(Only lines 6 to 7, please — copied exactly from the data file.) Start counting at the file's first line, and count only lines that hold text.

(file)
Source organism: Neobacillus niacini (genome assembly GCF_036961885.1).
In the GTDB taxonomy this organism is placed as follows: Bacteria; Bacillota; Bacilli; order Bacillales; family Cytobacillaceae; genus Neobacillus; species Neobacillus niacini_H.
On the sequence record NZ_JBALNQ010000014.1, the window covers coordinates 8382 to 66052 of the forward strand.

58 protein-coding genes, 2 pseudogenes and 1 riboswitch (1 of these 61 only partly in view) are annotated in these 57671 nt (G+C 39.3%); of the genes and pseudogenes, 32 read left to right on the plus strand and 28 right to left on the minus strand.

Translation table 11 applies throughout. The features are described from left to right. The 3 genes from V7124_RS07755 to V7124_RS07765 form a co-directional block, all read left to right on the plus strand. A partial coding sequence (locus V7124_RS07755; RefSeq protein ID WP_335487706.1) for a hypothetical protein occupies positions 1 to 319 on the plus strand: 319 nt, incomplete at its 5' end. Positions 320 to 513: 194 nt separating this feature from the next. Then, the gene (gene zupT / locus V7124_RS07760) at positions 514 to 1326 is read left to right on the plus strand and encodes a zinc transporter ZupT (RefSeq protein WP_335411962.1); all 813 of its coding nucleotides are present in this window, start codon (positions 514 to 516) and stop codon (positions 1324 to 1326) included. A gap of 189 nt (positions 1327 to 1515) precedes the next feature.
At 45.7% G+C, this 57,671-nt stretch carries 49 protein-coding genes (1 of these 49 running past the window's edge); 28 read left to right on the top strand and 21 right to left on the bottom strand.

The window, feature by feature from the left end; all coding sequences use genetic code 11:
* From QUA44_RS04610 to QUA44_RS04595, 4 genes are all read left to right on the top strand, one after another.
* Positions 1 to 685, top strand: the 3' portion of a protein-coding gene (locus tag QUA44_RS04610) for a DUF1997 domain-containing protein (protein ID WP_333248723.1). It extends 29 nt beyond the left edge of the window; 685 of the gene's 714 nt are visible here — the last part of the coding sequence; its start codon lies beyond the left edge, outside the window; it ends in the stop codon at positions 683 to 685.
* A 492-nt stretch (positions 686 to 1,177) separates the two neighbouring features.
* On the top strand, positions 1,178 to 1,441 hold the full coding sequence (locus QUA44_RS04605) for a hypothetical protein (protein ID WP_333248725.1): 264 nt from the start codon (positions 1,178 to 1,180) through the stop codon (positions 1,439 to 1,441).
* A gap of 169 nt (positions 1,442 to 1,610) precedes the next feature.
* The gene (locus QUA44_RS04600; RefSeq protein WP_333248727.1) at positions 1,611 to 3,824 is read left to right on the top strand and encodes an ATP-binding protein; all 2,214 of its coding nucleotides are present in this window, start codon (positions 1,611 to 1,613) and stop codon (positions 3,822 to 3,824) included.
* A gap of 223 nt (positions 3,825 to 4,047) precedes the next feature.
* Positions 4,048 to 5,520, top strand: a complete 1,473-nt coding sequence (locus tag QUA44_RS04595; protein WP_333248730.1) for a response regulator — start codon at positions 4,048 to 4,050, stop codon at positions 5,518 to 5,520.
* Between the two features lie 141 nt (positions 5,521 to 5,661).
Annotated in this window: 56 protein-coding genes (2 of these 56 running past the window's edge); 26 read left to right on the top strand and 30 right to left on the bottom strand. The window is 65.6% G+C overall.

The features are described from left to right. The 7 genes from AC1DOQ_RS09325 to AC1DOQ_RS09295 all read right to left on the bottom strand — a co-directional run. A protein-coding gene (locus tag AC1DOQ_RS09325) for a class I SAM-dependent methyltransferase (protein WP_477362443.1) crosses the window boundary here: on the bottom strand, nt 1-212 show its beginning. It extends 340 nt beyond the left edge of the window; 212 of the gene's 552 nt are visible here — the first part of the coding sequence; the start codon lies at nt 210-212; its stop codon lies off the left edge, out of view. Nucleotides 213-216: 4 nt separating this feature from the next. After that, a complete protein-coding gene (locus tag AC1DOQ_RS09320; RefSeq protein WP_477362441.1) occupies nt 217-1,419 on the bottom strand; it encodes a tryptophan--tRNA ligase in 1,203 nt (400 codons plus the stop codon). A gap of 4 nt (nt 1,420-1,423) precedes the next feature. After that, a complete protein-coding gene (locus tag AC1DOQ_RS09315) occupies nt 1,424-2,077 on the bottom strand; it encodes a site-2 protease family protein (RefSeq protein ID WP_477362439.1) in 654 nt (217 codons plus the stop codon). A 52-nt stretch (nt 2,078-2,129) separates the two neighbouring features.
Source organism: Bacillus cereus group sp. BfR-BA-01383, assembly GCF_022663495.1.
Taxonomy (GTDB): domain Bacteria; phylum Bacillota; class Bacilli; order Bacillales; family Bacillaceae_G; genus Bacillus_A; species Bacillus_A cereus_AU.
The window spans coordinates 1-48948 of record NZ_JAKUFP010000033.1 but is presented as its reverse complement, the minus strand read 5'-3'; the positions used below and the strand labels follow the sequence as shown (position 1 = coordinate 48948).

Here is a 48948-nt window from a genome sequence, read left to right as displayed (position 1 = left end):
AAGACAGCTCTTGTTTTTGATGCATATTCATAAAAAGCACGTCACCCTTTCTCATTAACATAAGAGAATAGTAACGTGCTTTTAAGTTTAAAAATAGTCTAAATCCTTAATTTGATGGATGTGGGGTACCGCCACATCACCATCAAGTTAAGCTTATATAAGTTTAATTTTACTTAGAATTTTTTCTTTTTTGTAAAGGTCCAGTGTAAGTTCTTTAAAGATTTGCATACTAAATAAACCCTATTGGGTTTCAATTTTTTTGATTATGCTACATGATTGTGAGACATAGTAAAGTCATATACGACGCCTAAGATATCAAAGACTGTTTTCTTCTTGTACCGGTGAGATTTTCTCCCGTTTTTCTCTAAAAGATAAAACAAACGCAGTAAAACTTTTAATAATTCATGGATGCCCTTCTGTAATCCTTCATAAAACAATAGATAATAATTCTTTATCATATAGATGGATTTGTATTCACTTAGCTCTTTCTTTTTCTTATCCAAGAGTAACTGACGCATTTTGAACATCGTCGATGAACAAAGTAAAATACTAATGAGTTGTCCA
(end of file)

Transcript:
At 45.7% G+C, this 57,671-nt stretch carries 49 protein-coding genes (1 of these 49 running past the window's edge); 28 read left to right on the top strand and 21 right to left on the bottom strand.

The window, feature by feature from the left end; all coding sequences use genetic code 11: